Kids left with lingering mental health issues after pandemic: study

PHILADELPHIA (CBS) — The pandemic is officially over but it’s left lingering mental health issues,…

PHILADELPHIA (CBS) — The pandemic is officially over but it’s left lingering mental health issues, especially for children, according to research on kids and anxiety.

The pandemic was disruptive to students who were suddenly out of school and learning from home. Now, despite being back in the classroom, a new study said they’re still feeling unsettled.

Like many kids across the country, 12-year-old Maeve Bradley had to stay home during the pandemic. However, when she returned to the classroom, she said her mind fwas illed with worries.

“Cause like, we were doing a lot of stuff on our computer, and now it’s like back with different kind of tests and stuff,” the 6th grader said.

For a while, Bradley took a break from team sports, but through it all, her mom was ready to listen.

“I just wanted to make sure she knew she could come and talk, and no matter what, we would be there for her,” said Bradley’s mom, Maura.

A survey from Nemours Kids-Health found that 37% of kids ages 9 to 13 worry at least once a week. Most often they worry about school or friendships.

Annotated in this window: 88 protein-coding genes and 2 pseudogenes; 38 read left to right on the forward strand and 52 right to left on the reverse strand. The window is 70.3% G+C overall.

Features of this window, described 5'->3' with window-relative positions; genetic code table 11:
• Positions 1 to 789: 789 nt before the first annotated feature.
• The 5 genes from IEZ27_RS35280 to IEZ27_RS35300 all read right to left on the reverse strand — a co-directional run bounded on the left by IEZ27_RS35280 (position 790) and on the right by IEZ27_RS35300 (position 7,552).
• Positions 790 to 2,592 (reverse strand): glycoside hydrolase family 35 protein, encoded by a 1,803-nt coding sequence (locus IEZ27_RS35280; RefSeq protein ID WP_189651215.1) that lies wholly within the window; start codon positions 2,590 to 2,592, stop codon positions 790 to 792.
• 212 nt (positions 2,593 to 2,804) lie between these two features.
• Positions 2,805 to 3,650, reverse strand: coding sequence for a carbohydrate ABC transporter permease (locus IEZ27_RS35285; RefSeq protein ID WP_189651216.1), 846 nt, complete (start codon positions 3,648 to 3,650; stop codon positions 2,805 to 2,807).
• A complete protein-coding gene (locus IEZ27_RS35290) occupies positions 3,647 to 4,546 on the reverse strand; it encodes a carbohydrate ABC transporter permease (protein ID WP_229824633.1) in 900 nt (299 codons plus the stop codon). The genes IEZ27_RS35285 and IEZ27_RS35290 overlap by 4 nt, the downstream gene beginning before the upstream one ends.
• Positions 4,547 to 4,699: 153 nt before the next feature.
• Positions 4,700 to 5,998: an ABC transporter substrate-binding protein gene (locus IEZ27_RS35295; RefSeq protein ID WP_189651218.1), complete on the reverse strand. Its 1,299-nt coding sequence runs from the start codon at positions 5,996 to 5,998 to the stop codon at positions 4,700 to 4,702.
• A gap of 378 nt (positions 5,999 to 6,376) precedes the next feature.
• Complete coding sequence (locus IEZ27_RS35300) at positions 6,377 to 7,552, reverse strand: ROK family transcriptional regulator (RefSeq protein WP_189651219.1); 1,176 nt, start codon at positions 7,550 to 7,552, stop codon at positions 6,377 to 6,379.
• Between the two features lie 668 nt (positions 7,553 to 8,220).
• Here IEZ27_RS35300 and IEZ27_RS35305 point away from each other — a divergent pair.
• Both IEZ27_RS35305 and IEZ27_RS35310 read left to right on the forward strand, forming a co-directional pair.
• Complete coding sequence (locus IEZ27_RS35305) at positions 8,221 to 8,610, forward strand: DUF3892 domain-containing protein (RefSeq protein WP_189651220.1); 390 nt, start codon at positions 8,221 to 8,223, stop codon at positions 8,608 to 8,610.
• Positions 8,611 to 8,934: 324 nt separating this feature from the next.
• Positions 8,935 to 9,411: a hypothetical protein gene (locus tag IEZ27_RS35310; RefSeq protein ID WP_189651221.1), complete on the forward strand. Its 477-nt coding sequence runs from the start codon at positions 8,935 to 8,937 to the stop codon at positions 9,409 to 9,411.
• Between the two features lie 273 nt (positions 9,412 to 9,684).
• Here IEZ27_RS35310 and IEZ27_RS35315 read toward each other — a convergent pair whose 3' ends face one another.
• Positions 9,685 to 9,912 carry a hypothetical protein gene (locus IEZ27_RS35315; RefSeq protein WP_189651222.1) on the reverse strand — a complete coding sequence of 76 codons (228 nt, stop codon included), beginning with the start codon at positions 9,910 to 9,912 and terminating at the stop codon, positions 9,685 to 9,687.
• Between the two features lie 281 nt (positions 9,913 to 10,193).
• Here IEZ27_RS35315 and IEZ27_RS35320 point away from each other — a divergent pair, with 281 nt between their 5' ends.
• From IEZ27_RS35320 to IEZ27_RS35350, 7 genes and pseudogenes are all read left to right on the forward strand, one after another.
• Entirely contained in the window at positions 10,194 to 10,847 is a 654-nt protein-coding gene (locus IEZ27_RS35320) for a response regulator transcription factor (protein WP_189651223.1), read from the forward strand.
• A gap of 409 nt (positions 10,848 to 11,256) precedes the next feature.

It also found that 53% don’t think adults understand their concerns.

“More important than the content of the worry is the frequency and the magnitude of the worry,” Dr. Lawrence Moss, the president and CEO at Nemours Children’s Health, said. 

Doctors said, for some kids, worries can lead to depression and mental health problems that extend into adulthood.

“Of serious mental illness in the adult population, 75% started before age 14. So, if we don’t jump on top of this problem, we’re literally at risk of losing a whole generation of Americans,” Dr. Moss said.

Doctors also said parents should be proactive by simply asking kids what’s on their mind.

Bradley is better now and is back to playing sports.

 “I know some kids are like really struggling and I just want them to know there’s people going through the same thing,” she said.

 According to the survey, 75% of younger children said they turn to their parents first for information or advice. That number drops to nearly 50% for older children.